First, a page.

The overall goal of this research is to develop and use genetic resistance or tolerance of honey bees to biotic agents, and to devise management strategies to improve the quality of queen honey bees. This will enhance the economic value of the nation’s honey bees for pollination, honey production, overwintering and hazard resistance. Over the next five years we will focus on interrelated projects with the following objectives: Objective 1: Identify and evaluate traits, strains, and stocks for improved honey bee health, e.g., improved immunity, tolerance, or resistance to Varroa and tracheal mites, the fungi Nosema and chalkbrood, and viruses. Sub-objective 1A: Evaluate the potential for viral resistance. Sub-objective 1B: Establish and characterize genetically and functionally distinct lines that differentially respond to Nosema. Sub-objective 1C: Evaluate the potential of worker brood to suppress reproduction by Varroa. Sub-objective 1D: Determine the effect of Varroa infestations on honey bee behavior. Sub-objective 1E: Evaluate immune and stress related responses in selected honey bee stocks. Objective 2: Characterize genetic and physiological aspects of important traits, strains, and stocks and their interaction with biotic and abiotic stressors. Sub-objective 2A: Characterize the chemical ecology of VSH to aid the development of a practical selection method. Sub-objective 2B: Understand the genetic basis of Ascosphaera apis (chalkbrood) resistance observed in RHB larvae. Sub-objective 2C: Genomic sequencing of multiple stocks of honey bees. Sub-objective 2D: Differential responses to Nosema in honey bees. Objective 3: Conduct traditional and marker-assisted breeding and develop management tools for improved bees. Sub-objective 3A: Develop and use improved methods to evaluate Varroa-resistant phenotypes. Sub-objective 3B: Determine management methods using ionizing radiation to increase honey bee colony fitness. Sub-objective 3C: Evaluate autogrooming as a common resistance mechanism towards tracheal and Varroa mites. Sub-objective 3D: Use traditional and marker-assisted selection programs to improve honey bees with VSH-based resistance. Funding will be used in support of Objective 3: Conduct traditional and marker-assisted breeding and develop management tools for improved bees. [NP305, Component 2, Problem Statements 2A and 2B] Objective 4: Improve knowledge of the biology, physiology, genomics, and behavior of pests (i.e. mites and the small hive beetle) that may be useful for improving their management. Sub-objective 4A: Elucidate the Nosema infection process. Sub-objective 4B: Understand effects of resistance level on Nosema infection across honey bee life stages. Sub-objective 4C: Identify new methods to limit SHB population growth in honey bee colonies.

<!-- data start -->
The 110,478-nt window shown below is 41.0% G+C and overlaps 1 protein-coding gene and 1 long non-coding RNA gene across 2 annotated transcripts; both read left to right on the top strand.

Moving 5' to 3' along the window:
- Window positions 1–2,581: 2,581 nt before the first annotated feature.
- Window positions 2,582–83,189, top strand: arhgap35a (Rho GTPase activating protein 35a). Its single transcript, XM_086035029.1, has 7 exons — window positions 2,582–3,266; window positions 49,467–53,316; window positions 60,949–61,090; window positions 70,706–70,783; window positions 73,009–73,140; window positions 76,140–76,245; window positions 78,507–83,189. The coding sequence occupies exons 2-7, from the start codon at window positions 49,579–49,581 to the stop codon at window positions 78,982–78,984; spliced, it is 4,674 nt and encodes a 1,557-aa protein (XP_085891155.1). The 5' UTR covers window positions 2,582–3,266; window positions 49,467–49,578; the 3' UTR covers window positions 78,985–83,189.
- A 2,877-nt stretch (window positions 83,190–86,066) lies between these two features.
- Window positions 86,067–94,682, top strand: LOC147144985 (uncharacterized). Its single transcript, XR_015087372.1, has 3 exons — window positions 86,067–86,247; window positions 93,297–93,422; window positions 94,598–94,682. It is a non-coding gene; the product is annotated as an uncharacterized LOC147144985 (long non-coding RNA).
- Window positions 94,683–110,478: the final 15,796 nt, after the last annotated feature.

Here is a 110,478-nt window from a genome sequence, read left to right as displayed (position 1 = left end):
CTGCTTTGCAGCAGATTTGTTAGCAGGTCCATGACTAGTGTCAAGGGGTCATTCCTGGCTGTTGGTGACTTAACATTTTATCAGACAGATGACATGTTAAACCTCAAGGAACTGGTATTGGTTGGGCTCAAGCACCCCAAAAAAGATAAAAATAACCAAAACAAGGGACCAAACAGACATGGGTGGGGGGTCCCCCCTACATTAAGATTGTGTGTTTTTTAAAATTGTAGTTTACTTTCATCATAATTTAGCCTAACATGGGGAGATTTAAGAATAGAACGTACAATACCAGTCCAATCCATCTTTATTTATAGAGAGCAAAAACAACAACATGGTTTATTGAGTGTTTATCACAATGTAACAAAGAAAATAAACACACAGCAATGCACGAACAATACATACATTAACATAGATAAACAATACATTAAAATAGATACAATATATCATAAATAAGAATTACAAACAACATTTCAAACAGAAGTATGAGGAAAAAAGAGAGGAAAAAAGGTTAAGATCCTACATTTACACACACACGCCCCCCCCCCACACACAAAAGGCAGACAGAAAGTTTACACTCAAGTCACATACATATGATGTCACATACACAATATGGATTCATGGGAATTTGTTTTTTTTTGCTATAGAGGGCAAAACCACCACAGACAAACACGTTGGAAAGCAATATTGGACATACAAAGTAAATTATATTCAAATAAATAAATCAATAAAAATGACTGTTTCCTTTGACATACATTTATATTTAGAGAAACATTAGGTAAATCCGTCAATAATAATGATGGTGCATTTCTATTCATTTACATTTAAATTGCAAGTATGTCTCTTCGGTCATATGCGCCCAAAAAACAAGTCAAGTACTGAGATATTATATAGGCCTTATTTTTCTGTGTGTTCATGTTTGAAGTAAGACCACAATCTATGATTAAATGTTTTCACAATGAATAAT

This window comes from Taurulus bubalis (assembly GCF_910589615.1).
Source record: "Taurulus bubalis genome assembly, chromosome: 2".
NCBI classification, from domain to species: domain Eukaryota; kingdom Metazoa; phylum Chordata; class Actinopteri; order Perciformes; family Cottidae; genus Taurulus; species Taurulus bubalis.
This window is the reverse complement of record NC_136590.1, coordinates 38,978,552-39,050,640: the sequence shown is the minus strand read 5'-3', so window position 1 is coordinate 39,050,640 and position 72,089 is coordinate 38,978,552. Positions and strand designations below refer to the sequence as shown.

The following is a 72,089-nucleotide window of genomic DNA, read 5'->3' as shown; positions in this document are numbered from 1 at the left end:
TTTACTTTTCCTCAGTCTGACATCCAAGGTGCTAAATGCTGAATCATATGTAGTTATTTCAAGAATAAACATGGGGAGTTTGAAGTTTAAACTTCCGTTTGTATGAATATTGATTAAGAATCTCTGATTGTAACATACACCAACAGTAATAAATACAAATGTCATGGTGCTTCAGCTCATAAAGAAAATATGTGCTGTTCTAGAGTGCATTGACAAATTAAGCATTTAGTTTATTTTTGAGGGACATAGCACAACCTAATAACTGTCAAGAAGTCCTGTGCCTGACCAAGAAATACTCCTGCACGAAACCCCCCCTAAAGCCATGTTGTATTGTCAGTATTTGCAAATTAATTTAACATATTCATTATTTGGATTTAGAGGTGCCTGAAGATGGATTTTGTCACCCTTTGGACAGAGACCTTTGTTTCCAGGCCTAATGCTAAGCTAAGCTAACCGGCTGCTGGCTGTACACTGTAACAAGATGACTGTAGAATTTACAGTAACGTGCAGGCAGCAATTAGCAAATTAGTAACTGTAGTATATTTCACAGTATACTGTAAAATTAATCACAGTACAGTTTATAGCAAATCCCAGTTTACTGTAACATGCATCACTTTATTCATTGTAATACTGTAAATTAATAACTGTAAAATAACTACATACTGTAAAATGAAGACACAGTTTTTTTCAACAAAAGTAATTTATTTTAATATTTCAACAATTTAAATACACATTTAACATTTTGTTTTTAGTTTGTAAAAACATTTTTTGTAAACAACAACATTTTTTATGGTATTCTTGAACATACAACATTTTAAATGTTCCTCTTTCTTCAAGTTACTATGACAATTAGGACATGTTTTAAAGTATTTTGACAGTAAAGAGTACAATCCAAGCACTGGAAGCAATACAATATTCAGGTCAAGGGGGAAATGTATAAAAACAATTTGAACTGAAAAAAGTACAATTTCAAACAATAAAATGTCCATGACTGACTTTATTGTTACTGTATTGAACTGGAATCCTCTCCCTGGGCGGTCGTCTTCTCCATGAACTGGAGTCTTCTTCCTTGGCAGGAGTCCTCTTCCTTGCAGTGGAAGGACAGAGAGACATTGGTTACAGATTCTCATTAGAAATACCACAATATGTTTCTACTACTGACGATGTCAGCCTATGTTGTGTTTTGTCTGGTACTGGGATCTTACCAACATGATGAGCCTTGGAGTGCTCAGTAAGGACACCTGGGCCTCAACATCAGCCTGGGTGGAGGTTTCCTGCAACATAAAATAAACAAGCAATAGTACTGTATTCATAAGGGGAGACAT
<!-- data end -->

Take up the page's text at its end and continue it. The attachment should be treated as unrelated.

The health and availability of honey bees (Apis mellifera) have been diminished by multiple biological problems, most notably the parasitic mite Varroa (V.) destructor. Other important threats include fungi (Nosema spp. and chalkbrood), viruses, small hive beetles and tracheal mites. Some of these interact and result in mortality described as colony collapse disorder (CCD). The major goal of this project is to mitigate these threats by finding and selecting for genetically based traits of honey bees that confer resistance to the biological problems. Scientists also will improve management techniques and describe pest biology related to control. Most research targets V. destructor. Efforts that build on our prior work with Varroa-resistant honey bees include using knowledge about Russian Honey Bees to find new traits that enhance resistance, and to improve selection methods. Honey bees with Varroa sensitive hygiene are undergoing traditional and molecular-marker-assisted selection. Marker-assisted selection would be a valuable tool to overcome the difficulty of phenotyping this trait, and increase the capacity to select and breed Varroa-resistant bees. Novel traits for Varroa resistance also are being sought. New selection of honey bees will target Nosema ceranae and Deformed Wing Virus because these pathogens are thought to contribute significantly to colony losses. Research with Nosema, viruses, tracheal mites and chalkbrood will culminate in development of molecular markers for resistance factors. Management research will expand promising preliminary findings about queen and drone health associated with the irradiation of comb in mating colonies The products of this research -- knowledge and technology -- will strengthen integrated pest management strategies for controlling honey bee pests and diseases. This in turn should lead to better profitability for beekeeping and crop pollination.